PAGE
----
As a drummer, more often than not, one of our responsibilities is to count-off the song. In some bands I’ve played in, someone else counts off the tune, but most of the time, it’s me or you (I’m assuming you’re a drummer; that’s generally who reads this blog). Counting off the tune is a significant responsibility. The wrong tempo can ruin a great song or make it very difficult for some of the musicians to play. So, how do we get it right every time?
Well, the obvious answer is to use a metronome, but I’ve heard some debate about the use of a metronome on the gig for this purpose. Some drummers believe as a matter of pride that they should count-off tempos from memory. Singing the song about to be played in one’s head and taking the tempo from that is probably a good way to try to get your tempo if you wished to forego the metronome. I’ve tried that, but when you’re on the stage with the lights on you, what if you can’t pull those first few bars of the song out of the memory banks? With the pressure of the gig upon you, it’s possible you’d blank on that. It’s happened to me. I want a full-proof-even-if-I’m-nervous solution.
When I saw Steve Gadd using a metronome on stage with Paul Simon before counting off a song, I decided that if Steve is OK with it, I should be. It’s just a matter of precision.
OK, so metronome it is. But, it’s more complicated than that. You need to keep the show moving. Too much time between songs will kill the momentum of the show. Picking up your metronome, finding the tempo on the dial and putting it up to your ear is too long of a process. Plus, it looks lame. You want to use a metronome to get your tempos, but you don’t want to broadcast that fact to your band and more importantly, to your audience. It should be seamless.
My fool-proof method is below. It requires the use of 4 items:
1) set list with the tempos (bpm’s) written next to each song title
2) Tama Rhythm watch
3) one cymbal stand without any cymbal washers, cymbal sleeves, felts or wing nuts on the top of the stand
4) a black in-ear bud style set of headphones with one side cut off
The Set List
Your guide. I know, this is obvious, but you need it. Make sure everyone has the same list.
The Tama Rhythm Watch
This is very useful piece of gear. The Rhythm Watch can serve as a stand-alone metronome, but it has key features that make it perfect for a live setting. You can program up to 20 tempos into this box in a specific order. On the gig, you can move to the next tempo by just touching one button. Then, you can hear the tempo by pressing a different button. Quick and easy. No more fumbling around with the dial to find the right tempo. Simply program the Rhythm Watch to match your set list.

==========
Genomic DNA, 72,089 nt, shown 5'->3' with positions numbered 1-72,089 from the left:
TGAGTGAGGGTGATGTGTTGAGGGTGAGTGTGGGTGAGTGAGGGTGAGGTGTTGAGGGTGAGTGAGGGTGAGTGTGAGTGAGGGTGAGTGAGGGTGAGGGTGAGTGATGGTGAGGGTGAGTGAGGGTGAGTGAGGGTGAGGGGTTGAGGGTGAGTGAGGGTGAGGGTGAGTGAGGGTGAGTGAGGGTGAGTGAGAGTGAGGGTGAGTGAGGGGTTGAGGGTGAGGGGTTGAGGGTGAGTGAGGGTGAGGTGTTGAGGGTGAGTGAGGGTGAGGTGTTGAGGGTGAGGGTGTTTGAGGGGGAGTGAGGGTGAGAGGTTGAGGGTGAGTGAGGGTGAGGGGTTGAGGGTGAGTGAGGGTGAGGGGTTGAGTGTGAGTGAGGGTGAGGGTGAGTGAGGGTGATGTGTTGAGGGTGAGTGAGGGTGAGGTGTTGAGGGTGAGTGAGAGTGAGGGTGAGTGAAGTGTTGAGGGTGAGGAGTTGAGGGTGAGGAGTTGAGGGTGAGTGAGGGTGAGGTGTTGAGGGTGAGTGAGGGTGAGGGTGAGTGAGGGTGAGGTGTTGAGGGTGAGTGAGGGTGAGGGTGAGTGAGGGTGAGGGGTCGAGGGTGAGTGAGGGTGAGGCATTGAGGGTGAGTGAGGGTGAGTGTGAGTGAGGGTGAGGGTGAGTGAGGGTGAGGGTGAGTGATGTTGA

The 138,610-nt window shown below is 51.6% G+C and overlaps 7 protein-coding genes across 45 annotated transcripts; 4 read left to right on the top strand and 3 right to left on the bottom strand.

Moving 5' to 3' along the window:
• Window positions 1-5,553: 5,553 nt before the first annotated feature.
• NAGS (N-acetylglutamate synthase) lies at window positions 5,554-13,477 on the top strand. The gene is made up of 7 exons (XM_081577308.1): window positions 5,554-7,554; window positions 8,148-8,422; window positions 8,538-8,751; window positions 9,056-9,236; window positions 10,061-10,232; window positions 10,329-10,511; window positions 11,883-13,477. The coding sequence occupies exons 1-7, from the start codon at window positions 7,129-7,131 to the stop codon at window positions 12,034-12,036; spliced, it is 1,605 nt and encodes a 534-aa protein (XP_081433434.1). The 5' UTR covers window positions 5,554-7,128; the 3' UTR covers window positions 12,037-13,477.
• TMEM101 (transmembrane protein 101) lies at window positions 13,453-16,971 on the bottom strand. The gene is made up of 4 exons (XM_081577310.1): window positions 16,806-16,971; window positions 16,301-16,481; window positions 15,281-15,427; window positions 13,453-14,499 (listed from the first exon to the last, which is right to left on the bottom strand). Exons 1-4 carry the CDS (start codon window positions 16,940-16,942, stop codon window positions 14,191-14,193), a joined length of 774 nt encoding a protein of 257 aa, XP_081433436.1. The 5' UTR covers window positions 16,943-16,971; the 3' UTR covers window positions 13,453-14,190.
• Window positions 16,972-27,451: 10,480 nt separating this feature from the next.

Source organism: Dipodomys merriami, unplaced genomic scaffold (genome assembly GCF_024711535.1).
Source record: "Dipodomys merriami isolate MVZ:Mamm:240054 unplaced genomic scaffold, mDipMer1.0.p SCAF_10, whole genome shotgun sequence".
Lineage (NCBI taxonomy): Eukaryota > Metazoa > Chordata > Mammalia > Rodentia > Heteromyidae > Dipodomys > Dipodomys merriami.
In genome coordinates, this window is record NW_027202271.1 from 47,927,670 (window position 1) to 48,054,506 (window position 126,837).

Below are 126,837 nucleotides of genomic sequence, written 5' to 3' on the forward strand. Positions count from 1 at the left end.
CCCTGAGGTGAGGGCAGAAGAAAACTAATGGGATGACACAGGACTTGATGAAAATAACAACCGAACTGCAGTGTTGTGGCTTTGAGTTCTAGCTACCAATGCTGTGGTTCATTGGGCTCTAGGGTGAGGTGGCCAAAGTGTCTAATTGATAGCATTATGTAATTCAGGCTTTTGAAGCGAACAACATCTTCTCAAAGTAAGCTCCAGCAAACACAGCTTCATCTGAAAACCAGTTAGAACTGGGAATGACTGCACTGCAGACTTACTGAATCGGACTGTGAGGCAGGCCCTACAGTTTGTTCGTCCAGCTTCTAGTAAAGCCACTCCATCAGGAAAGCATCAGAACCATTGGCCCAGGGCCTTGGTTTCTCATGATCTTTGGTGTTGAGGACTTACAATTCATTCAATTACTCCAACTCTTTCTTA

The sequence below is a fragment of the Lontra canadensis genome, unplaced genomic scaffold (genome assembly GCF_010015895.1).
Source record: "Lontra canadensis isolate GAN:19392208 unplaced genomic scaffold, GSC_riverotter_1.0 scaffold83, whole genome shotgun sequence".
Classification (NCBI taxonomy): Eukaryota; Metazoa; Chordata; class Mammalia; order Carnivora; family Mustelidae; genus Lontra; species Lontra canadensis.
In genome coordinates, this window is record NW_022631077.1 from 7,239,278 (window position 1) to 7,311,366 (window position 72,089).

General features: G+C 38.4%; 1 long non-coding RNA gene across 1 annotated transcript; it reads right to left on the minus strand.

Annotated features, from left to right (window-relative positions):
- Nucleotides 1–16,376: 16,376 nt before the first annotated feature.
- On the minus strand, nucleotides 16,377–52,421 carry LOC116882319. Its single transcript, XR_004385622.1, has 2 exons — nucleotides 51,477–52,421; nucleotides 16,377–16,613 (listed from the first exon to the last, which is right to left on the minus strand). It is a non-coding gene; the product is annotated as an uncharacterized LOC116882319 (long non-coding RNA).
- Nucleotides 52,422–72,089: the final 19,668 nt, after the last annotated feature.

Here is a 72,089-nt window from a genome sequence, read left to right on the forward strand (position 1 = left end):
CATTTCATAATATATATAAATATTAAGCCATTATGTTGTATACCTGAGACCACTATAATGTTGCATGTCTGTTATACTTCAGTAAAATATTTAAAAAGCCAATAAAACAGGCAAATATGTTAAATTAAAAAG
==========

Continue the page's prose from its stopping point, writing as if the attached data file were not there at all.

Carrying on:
The Cymbal Stand
The other cool thing about the Rhythm Watch is that you can screw it onto a cymbal stand. I set mine up to the left of me, within easy reach. Find the best height and positioning for your ease of use. The cymbal stand adjustments allow you to set it up properly for your height. Pretty cool, huh?
The Black Ear Buds
I use a black pair of in-ear buds because when I play, my usual “uniform” is a black t-shirt, and this combination makes it almost impossible to detect that I’m wearing this ear bud (in my left ear–the second ear bud wire has been cut and removed). This head phone and its wire are virtually invisible to the audience. In addition, I don’t want any wires interfering with my playing. With one ear bud in my left ear only, I can perform freely.
The Rhythm Watch is just to my left and I move my left hand over to where an auxiliary snare might be in order to operate it. In between songs, I press one button to move to the next tempo and a second button to hear it. The click sound goes into my left ear and is silent to all others on stage or in the audience. I press the second button again to turn off the click, and I have my next tempo. This method is easy, fast and no one is the wiser. Try it. If you have a different method, please feel free to share.
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